With many gyms across the country still closed because of COVID-19, running remains as the easiest way to stay in shape during the pandemic. All you need is an open path and the right gear — which, depending on where you stand on the debate, may or may not include a mask.
Not only is it an easy alternative to hitting the gym, it can also be a solution to COVID-induced malaise. The endorphin high may be needed now more than ever. And as sneakerheads, it's also hard to resist the joys of a new pair of sneakers.
We've put together a roundup of running sneakers for those of all levels, from those looking to hit a quick jog to full-on marathon runners. We also kept our eye on style, which makes most of these kicks more than wearable throughout what ever it is that constitutes a normal day now. Peruse below to find the right running shoes for you.
Nike Air Zoom Alphafly Next% (price varies)
These are, without a doubt, the best of the best. The only problem is that the record-breaking marathon shoes constantly selling out, meaning you'll have to turn to the resale market. The upcharge is only worth it if you're a seasoned, long-distance runner. If that ain't you, keep it moving and save a few bucks.
Nike ZoomX Vaporfly Next% (price varies)
This less advanced sneaker from the Next% series carries the same issue of availability, but it's also cheaper and more adept for your everyday run. Coming in at just 7.1 ounces per shoe, the Vaporflys are dumb light with a carbon fiber plate and thick ZoomX foam midsole giving returning an insane amount of energy to your stride.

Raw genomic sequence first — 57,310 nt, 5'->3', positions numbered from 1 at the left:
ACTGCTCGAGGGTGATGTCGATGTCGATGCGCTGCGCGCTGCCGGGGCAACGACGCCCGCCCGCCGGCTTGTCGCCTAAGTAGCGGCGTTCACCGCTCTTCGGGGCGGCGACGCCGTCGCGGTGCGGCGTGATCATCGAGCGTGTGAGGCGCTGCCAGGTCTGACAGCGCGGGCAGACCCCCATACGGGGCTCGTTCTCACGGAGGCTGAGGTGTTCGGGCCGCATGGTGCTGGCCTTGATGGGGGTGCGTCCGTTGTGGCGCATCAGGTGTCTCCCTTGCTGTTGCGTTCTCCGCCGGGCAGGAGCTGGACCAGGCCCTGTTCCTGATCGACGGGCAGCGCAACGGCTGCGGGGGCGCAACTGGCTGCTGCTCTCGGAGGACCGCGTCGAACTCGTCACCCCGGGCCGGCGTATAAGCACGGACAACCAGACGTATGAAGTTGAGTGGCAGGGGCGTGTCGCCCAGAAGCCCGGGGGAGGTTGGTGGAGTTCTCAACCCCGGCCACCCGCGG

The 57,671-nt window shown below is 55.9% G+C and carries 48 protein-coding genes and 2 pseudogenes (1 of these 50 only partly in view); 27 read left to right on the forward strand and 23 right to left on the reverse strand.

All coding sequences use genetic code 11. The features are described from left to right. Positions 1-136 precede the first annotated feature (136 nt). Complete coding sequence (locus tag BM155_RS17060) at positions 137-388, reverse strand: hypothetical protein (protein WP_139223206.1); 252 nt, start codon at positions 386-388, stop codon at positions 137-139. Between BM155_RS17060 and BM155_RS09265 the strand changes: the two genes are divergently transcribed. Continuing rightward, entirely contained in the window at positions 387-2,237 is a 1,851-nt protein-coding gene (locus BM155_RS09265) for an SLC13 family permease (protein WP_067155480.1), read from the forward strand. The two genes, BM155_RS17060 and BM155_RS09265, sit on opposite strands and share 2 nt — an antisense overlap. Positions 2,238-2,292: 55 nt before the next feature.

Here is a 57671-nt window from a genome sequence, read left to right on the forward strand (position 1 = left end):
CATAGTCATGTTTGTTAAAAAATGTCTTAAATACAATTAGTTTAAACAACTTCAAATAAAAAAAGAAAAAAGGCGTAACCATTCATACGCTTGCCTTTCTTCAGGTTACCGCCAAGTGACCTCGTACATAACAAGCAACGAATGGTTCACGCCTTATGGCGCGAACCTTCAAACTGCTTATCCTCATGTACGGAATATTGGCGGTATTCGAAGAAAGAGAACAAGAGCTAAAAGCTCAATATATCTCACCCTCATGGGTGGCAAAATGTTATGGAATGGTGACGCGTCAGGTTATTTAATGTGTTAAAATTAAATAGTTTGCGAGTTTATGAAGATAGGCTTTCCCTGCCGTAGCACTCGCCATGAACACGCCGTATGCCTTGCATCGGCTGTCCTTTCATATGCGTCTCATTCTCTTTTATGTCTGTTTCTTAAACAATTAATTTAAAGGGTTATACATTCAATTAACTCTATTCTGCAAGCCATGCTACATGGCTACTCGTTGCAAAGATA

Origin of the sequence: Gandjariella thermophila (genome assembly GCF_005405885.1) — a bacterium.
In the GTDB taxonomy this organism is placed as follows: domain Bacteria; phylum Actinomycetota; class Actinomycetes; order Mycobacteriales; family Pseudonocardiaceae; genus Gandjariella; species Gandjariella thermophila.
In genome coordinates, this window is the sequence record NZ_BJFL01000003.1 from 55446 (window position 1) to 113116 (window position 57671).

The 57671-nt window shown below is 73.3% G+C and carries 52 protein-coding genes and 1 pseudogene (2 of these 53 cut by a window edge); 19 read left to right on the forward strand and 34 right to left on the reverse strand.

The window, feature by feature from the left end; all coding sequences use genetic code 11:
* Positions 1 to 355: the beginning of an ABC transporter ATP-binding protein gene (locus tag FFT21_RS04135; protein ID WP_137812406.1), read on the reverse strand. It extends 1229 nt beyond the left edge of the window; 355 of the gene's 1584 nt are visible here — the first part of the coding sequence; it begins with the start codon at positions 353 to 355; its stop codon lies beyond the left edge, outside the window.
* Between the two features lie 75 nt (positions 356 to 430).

Adidas UltraBoost PB ($180)
The latest in Adidas' game-changing UltraBoost series, the PB (short for personal best) is well suited for runners of any level. It packs 20 percent more Boost cushioning than previous models for a more responsive stride, and the Celermesh upper helps keep it light at just 10.8 ounces.
Adidas Adizero Adios Pro ($200)
For a more advanced shoe from the brand with three stripes, consider its response to Nike's Next% series. The Adizero Adios Pro is intended for marathons and comes in cheaper than the $250 retail for the Alphafly Next% (when you can get it). We haven't got to see how it stacks up in the major marathon circuit because of COVID-19, but we're excited to see what the carbon-infused rods can do for the pros.
New Balance Fresh Foam 880v10 ($130)
It ain't all about Swooshes and Stripes. Our own Raymond Wong swears by these New Balances, which he says are leightweight, comfortable, and great for people with high arches.
Hoka One One Carbon X-SPE ($200)
Hardcore runners swear by Hoka One One, and the Carbon X-SPE is brand's most advanced sneaker on the market. Hoka One One's signature chunky midsole reduces impact and provides a smooth transition from heel to toe. What differentiates this model is the namesake carbon fiber plate will help you shave off precious seconds.
Brooks Running Hyperion Tempo ($150)
Brooks is another less-known brand favored by devoted runners. With the Hyperion Tempo, it infuses nitrogen into the cushiony midsole that adapts to your unique stride.
Mizuno Wave Prophecy 9 ($145)
Instead of the foam that's become an industry standard, Mizuno opted for a spring-like midsole with enhanced stability. These aren't the fastest sneakers on the list, but they're one of the most dynamic and sturdy.
Asics Gravity 9 ($175)
Asics' Gravity 9 is ideal for those looking for a barefoot sensation. The thin midsole is still responsive, backed with the brand's Action/Reaction technology.
Nike Pegasus Trail 2 ($130)
For the trail runners out there, opt for the Nike Pegasus Trail 2. Its bike-inspired look features more traction focused on the toe and heel, which will help keep you upright while going up or downhill. This won't come at the expense of comfort, with React foam providing the same cushion as many other Nike kicks.